Tri-Rail into downtown Miami awaits Brightline’s action
Thousands of would-be downtown commuters wait anxiously to learn when Tri-Rail trains will roll into Miami Central station, and they aren’t alone.
The South Florida Regional Transportation Authority, Tri-Rail’s parent, must wait for Florida East Coat Railway, which owns the Brightline commuter service, to have its Positive Train Control (PTC) system certified by the federal government before it can move forward.
PTC is a federally mandated safety system that must be installed and running in all US trains and along tracks by December 2020. The system Tri-Rail uses isn’t consistent with the one Florida East Coast Railway uses, but there are ways to make them interoperable.
Once Brightline’s PTC is certified, “We will apply to be a tenant on their tracks,” said Steven L. Abrams, authority executive director, in June. “We are dependent on their certification.”
Brightline hasn’t given Tri-Rail officials any indication of how the process is going, Mr. Abrams said this week. “PTC is very costly and complicated to install. We talk with them frequently and we ask, but we don’t know. I’m sure they’re working on it very diligently, because nobody wants to face the consequences of missing the 2020 deadline.”
Brightline was contacted for comment on this story, but no response had been received by press time.
In February, Bonnie Arnold, former Tri-Rail spokesperson, said many issues had been resolved at MiamiCentral, Brightline’s station. Tri-Rail has two sets of tracks there; Brightline three.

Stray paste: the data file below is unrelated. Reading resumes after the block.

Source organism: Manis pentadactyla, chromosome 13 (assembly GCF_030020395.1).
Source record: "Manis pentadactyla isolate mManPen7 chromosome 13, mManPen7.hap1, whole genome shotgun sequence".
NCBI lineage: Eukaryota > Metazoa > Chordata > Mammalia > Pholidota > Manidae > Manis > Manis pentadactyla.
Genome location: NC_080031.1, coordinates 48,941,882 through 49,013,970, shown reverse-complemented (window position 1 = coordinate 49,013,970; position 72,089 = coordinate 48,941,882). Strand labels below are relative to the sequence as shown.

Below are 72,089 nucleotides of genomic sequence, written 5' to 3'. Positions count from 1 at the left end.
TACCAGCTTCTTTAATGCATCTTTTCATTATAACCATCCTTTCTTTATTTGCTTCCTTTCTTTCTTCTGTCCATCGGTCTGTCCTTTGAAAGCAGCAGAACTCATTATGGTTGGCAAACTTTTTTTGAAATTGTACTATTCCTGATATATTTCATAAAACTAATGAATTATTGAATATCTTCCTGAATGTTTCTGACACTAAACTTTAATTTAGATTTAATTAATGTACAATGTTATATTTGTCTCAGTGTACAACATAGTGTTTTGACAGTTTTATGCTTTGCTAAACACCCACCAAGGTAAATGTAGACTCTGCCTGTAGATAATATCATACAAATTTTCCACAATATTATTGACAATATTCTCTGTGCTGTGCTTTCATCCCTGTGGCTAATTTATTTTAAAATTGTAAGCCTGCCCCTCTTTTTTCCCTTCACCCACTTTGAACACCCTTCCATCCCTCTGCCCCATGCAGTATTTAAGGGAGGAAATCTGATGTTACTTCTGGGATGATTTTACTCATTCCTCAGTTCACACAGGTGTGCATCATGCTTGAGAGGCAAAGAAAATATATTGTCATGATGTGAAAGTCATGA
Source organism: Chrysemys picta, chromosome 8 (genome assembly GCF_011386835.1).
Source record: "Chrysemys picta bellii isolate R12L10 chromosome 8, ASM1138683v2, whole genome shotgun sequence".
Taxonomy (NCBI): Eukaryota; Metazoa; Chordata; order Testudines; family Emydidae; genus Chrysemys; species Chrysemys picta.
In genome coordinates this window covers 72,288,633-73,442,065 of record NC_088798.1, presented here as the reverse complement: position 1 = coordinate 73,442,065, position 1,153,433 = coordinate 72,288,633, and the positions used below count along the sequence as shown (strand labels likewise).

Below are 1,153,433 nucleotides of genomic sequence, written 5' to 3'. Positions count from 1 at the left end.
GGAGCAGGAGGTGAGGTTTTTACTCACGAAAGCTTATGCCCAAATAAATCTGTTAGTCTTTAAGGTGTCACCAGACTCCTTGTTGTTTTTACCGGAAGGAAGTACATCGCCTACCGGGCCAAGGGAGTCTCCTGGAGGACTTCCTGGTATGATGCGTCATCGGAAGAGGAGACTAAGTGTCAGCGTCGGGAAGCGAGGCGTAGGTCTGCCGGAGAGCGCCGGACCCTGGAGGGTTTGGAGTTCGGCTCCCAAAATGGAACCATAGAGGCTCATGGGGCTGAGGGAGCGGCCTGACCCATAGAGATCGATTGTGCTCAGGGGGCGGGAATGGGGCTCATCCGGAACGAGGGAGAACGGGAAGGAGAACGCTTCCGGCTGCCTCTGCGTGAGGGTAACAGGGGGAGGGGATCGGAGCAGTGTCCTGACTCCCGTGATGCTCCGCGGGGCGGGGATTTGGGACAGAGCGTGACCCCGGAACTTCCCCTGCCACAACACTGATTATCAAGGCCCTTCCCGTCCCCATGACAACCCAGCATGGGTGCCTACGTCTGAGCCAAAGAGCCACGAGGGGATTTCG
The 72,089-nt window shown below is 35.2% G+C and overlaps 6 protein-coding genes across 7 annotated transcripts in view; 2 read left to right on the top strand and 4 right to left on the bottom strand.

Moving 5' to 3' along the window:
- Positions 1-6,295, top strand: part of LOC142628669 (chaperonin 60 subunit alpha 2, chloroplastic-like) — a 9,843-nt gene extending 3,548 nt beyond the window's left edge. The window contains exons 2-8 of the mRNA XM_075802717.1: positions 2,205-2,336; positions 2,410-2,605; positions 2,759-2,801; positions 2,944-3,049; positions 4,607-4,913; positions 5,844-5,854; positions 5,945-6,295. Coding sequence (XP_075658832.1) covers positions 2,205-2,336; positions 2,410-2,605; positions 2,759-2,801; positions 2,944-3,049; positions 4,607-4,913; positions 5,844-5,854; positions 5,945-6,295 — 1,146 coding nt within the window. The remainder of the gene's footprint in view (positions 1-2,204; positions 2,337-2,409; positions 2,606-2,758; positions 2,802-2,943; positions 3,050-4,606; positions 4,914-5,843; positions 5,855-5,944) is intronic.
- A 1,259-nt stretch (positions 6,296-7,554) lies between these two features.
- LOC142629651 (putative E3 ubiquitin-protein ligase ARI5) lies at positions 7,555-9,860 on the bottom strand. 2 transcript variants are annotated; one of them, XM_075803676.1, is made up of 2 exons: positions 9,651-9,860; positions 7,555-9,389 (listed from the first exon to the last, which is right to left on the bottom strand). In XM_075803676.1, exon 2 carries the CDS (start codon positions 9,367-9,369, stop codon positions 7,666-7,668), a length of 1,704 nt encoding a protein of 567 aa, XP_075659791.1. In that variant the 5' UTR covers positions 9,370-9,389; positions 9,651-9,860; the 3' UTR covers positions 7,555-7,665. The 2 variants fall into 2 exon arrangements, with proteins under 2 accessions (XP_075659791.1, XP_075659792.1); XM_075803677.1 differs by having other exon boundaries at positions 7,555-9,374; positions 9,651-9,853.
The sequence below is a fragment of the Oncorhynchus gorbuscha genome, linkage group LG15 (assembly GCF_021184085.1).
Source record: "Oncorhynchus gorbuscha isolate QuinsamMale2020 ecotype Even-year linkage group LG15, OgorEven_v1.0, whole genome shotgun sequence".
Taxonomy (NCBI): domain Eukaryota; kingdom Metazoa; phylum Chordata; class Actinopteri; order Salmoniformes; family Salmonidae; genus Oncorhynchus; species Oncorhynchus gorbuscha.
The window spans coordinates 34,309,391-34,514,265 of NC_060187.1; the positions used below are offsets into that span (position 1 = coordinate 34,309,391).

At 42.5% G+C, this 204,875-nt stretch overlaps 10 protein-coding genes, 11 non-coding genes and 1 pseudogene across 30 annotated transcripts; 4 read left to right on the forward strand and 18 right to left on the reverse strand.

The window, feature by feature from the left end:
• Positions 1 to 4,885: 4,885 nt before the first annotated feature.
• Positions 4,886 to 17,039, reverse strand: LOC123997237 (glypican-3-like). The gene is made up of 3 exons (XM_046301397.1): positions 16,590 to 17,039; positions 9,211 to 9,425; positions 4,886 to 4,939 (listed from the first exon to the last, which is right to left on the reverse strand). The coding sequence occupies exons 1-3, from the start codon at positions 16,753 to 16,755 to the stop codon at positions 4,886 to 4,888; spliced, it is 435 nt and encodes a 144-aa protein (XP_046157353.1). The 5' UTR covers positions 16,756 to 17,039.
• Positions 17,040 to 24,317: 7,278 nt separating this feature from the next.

“We’ve solved the level-boarding issue,” Ms. Arnold said then. “As soon as they let us know that 90% of their work is done on the tracks, we can get in there and finish the rest.”
Rail partners have invested $70 million to establish the TriRail Downtown Miami Link, funding 26 trains and 9 miles of new rail infrastructure. The 450-person trains will provide a one-seat ride to and from downtown Miami and the West Palm Beach area, with stops all up and down the coast.
Early computer-simulated models predicted an outpouring of interest from new riders and regulars alike for the daily Tri-Rail trips. About 2,000 riders from Fort-Lauderdale and West Palm Beach would be flocking to downtown Miami on day one alone, of whom 1,000 riders are expected to be first-time passengers, those models predicted.